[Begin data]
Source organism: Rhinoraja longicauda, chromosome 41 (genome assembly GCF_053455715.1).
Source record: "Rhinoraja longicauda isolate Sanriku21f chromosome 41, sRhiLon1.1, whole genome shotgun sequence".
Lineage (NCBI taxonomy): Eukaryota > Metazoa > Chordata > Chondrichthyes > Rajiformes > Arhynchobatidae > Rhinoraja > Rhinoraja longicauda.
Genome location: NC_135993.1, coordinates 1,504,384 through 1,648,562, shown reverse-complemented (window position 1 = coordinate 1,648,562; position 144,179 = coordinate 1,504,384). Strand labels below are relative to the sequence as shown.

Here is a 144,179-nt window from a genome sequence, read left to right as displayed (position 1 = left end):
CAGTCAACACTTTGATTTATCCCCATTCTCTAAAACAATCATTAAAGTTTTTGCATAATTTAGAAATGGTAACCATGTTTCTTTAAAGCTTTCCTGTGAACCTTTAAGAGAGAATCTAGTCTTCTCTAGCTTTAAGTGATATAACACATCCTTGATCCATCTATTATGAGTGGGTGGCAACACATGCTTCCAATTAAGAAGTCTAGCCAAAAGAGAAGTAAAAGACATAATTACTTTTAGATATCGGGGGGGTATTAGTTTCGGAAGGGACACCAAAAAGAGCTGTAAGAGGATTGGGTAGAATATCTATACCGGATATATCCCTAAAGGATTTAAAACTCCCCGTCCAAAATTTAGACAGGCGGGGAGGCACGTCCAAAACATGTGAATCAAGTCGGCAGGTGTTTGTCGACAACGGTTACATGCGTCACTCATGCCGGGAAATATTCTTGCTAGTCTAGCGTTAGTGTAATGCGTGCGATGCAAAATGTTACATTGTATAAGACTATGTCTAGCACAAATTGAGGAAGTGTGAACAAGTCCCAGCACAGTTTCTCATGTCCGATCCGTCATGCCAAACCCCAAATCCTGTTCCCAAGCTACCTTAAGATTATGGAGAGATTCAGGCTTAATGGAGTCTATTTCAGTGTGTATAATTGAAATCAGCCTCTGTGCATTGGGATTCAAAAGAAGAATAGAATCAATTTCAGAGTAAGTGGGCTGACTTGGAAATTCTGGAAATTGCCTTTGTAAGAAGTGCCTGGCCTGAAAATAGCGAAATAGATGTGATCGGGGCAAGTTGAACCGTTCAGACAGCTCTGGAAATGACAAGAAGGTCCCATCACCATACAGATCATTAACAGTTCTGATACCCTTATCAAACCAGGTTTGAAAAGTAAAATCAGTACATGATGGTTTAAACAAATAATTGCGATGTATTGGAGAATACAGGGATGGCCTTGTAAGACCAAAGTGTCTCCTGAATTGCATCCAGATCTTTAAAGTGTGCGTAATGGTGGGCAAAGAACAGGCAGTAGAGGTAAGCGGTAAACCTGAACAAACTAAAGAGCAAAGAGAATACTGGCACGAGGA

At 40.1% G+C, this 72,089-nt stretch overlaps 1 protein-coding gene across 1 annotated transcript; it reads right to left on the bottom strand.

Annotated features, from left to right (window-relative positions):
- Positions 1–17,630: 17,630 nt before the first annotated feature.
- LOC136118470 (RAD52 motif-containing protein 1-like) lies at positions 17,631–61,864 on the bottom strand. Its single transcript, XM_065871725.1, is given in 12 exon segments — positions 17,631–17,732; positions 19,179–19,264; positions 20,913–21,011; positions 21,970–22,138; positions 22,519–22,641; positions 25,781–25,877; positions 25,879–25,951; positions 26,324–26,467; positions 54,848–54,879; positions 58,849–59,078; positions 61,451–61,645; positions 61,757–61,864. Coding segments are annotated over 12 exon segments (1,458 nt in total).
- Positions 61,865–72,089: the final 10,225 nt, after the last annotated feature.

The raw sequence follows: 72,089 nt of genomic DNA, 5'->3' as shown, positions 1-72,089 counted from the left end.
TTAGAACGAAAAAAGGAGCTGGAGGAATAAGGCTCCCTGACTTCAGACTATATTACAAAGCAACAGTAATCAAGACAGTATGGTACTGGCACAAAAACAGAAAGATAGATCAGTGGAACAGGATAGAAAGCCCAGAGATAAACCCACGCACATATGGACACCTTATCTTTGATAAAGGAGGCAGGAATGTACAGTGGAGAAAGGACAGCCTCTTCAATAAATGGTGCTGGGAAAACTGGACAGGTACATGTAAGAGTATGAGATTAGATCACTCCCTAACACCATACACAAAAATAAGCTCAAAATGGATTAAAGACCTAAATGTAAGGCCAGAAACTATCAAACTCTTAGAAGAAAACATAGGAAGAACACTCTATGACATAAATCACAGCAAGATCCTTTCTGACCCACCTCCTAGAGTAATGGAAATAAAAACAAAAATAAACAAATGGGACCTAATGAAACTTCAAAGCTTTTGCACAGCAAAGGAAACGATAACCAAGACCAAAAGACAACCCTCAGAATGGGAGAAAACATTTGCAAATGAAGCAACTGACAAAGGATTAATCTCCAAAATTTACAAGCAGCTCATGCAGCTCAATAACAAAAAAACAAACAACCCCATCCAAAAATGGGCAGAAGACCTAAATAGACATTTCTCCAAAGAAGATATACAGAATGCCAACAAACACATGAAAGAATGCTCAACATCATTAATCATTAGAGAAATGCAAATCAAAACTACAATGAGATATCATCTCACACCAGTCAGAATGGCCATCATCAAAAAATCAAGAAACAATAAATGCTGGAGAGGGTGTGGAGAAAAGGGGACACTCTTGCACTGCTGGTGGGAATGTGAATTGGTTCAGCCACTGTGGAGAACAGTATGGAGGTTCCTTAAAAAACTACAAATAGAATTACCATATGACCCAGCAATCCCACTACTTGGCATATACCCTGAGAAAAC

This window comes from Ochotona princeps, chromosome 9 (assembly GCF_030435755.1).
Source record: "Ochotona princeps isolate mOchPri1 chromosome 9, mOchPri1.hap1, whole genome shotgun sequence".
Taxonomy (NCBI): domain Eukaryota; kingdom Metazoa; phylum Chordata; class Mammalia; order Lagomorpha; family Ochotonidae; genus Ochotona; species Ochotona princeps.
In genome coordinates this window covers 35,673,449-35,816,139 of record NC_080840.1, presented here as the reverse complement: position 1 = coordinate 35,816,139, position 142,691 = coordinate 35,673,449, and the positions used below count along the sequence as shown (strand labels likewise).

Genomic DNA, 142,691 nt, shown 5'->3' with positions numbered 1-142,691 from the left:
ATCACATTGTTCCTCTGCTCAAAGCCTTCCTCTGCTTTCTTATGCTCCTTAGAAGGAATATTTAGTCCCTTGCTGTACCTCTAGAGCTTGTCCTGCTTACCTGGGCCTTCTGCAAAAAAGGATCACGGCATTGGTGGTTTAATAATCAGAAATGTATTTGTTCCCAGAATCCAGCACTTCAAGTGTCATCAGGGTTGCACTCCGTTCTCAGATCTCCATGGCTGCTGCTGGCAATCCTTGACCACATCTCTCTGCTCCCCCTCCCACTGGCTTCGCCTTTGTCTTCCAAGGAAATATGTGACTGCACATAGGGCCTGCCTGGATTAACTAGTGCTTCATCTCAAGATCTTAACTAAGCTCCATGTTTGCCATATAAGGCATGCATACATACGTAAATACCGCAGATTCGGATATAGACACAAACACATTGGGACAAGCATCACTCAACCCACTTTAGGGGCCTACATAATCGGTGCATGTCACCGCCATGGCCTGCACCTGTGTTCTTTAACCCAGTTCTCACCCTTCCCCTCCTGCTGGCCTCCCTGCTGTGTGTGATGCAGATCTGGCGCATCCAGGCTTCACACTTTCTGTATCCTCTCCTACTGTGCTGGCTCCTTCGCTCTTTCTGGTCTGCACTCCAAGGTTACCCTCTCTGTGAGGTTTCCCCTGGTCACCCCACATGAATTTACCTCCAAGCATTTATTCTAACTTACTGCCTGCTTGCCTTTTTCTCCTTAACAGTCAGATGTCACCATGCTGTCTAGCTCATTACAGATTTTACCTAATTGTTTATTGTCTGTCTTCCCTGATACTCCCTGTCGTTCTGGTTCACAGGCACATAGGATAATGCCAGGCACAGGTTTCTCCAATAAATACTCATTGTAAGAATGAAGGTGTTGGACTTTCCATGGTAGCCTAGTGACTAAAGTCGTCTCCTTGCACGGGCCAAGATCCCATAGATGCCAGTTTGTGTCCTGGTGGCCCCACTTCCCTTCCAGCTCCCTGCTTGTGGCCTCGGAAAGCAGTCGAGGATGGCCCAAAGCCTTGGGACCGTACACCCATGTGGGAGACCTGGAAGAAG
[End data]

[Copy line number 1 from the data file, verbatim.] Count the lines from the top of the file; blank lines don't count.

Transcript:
Source organism: Rhinoraja longicauda, chromosome 41 (genome assembly GCF_053455715.1).